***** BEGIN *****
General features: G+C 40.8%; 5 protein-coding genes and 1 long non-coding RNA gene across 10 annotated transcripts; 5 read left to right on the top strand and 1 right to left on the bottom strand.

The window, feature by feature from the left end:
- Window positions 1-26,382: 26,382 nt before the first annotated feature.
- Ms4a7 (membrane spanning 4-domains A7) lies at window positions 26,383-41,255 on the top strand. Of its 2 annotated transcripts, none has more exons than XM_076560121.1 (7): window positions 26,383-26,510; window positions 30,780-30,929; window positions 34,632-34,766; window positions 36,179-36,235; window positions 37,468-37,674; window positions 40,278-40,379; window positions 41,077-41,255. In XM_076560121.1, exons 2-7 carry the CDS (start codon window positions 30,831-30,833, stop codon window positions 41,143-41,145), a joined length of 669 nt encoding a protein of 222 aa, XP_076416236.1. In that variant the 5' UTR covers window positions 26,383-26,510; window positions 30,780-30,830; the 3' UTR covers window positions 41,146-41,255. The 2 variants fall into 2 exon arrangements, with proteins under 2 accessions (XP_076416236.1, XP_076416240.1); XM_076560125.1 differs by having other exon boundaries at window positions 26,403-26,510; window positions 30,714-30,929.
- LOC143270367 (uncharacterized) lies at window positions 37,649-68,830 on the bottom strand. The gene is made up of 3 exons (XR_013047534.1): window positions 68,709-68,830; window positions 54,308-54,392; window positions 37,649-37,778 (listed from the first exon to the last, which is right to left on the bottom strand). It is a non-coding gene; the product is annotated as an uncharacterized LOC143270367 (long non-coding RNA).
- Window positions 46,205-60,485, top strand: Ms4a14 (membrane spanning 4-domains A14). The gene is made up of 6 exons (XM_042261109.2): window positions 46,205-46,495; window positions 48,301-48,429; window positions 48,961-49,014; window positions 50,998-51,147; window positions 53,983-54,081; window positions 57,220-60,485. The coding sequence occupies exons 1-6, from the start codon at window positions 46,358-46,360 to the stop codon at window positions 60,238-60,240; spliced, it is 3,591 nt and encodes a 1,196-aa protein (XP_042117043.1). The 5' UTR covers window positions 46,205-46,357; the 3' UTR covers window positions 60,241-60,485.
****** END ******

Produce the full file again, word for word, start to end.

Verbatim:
General features: G+C 40.8%; 5 protein-coding genes and 1 long non-coding RNA gene across 10 annotated transcripts; 5 read left to right on the top strand and 1 right to left on the bottom strand.

The window, feature by feature from the left end:
- Window positions 1-26,382: 26,382 nt before the first annotated feature.
- Ms4a7 (membrane spanning 4-domains A7) lies at window positions 26,383-41,255 on the top strand. Of its 2 annotated transcripts, none has more exons than XM_076560121.1 (7): window positions 26,383-26,510; window positions 30,780-30,929; window positions 34,632-34,766; window positions 36,179-36,235; window positions 37,468-37,674; window positions 40,278-40,379; window positions 41,077-41,255. In XM_076560121.1, exons 2-7 carry the CDS (start codon window positions 30,831-30,833, stop codon window positions 41,143-41,145), a joined length of 669 nt encoding a protein of 222 aa, XP_076416236.1. In that variant the 5' UTR covers window positions 26,383-26,510; window positions 30,780-30,830; the 3' UTR covers window positions 41,146-41,255. The 2 variants fall into 2 exon arrangements, with proteins under 2 accessions (XP_076416236.1, XP_076416240.1); XM_076560125.1 differs by having other exon boundaries at window positions 26,403-26,510; window positions 30,714-30,929.
- LOC143270367 (uncharacterized) lies at window positions 37,649-68,830 on the bottom strand. The gene is made up of 3 exons (XR_013047534.1): window positions 68,709-68,830; window positions 54,308-54,392; window positions 37,649-37,778 (listed from the first exon to the last, which is right to left on the bottom strand). It is a non-coding gene; the product is annotated as an uncharacterized LOC143270367 (long non-coding RNA).
- Window positions 46,205-60,485, top strand: Ms4a14 (membrane spanning 4-domains A14). The gene is made up of 6 exons (XM_042261109.2): window positions 46,205-46,495; window positions 48,301-48,429; window positions 48,961-49,014; window positions 50,998-51,147; window positions 53,983-54,081; window positions 57,220-60,485. The coding sequence occupies exons 1-6, from the start codon at window positions 46,358-46,360 to the stop codon at window positions 60,238-60,240; spliced, it is 3,591 nt and encodes a 1,196-aa protein (XP_042117043.1). The 5' UTR covers window positions 46,205-46,357; the 3' UTR covers window positions 60,241-60,485.